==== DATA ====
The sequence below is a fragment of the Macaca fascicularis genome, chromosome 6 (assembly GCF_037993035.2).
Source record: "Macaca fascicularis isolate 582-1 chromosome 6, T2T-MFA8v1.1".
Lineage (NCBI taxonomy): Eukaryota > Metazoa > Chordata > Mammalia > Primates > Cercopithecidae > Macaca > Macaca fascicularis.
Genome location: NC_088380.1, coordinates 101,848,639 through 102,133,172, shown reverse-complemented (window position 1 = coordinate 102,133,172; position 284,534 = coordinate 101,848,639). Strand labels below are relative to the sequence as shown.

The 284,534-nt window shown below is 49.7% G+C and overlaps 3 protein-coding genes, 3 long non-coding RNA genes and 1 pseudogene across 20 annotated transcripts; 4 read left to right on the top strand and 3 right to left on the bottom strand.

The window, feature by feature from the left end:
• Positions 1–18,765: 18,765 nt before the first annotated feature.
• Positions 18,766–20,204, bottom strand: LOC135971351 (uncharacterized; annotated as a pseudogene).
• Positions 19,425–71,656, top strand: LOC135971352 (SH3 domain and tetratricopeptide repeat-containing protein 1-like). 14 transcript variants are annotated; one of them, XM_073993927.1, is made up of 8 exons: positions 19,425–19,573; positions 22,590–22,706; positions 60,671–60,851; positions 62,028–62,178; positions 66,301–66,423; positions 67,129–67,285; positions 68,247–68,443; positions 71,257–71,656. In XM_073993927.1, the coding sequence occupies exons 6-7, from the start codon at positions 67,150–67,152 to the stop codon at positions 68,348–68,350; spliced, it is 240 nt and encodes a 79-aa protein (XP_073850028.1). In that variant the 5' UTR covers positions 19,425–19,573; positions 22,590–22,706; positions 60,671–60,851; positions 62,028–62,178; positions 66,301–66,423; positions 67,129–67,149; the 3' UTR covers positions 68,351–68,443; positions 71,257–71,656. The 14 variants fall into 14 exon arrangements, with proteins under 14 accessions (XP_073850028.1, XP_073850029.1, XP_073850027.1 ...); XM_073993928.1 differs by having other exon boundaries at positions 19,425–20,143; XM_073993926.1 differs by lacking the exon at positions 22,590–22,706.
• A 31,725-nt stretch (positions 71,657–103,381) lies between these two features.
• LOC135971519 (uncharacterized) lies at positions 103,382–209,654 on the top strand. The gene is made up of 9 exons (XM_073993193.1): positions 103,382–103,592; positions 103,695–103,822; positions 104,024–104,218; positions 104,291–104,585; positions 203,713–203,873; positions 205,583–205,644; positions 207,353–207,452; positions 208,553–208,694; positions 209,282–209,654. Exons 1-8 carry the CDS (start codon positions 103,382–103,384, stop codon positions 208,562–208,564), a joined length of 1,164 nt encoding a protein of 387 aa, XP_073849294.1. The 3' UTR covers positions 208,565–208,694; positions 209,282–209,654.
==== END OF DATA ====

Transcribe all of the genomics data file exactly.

The sequence below is a fragment of the Macaca fascicularis genome, chromosome 6 (assembly GCF_037993035.2).
Source record: "Macaca fascicularis isolate 582-1 chromosome 6, T2T-MFA8v1.1".
Lineage (NCBI taxonomy): Eukaryota > Metazoa > Chordata > Mammalia > Primates > Cercopithecidae > Macaca > Macaca fascicularis.
Genome location: NC_088380.1, coordinates 101,848,639 through 102,133,172, shown reverse-complemented (window position 1 = coordinate 102,133,172; position 284,534 = coordinate 101,848,639). Strand labels below are relative to the sequence as shown.

The 284,534-nt window shown below is 49.7% G+C and overlaps 3 protein-coding genes, 3 long non-coding RNA genes and 1 pseudogene across 20 annotated transcripts; 4 read left to right on the top strand and 3 right to left on the bottom strand.

The window, feature by feature from the left end:
• Positions 1–18,765: 18,765 nt before the first annotated feature.
• Positions 18,766–20,204, bottom strand: LOC135971351 (uncharacterized; annotated as a pseudogene).
• Positions 19,425–71,656, top strand: LOC135971352 (SH3 domain and tetratricopeptide repeat-containing protein 1-like). 14 transcript variants are annotated; one of them, XM_073993927.1, is made up of 8 exons: positions 19,425–19,573; positions 22,590–22,706; positions 60,671–60,851; positions 62,028–62,178; positions 66,301–66,423; positions 67,129–67,285; positions 68,247–68,443; positions 71,257–71,656. In XM_073993927.1, the coding sequence occupies exons 6-7, from the start codon at positions 67,150–67,152 to the stop codon at positions 68,348–68,350; spliced, it is 240 nt and encodes a 79-aa protein (XP_073850028.1). In that variant the 5' UTR covers positions 19,425–19,573; positions 22,590–22,706; positions 60,671–60,851; positions 62,028–62,178; positions 66,301–66,423; positions 67,129–67,149; the 3' UTR covers positions 68,351–68,443; positions 71,257–71,656. The 14 variants fall into 14 exon arrangements, with proteins under 14 accessions (XP_073850028.1, XP_073850029.1, XP_073850027.1 ...); XM_073993928.1 differs by having other exon boundaries at positions 19,425–20,143; XM_073993926.1 differs by lacking the exon at positions 22,590–22,706.
• A 31,725-nt stretch (positions 71,657–103,381) lies between these two features.
• LOC135971519 (uncharacterized) lies at positions 103,382–209,654 on the top strand. The gene is made up of 9 exons (XM_073993193.1): positions 103,382–103,592; positions 103,695–103,822; positions 104,024–104,218; positions 104,291–104,585; positions 203,713–203,873; positions 205,583–205,644; positions 207,353–207,452; positions 208,553–208,694; positions 209,282–209,654. Exons 1-8 carry the CDS (start codon positions 103,382–103,384, stop codon positions 208,562–208,564), a joined length of 1,164 nt encoding a protein of 387 aa, XP_073849294.1. The 3' UTR covers positions 208,565–208,694; positions 209,282–209,654.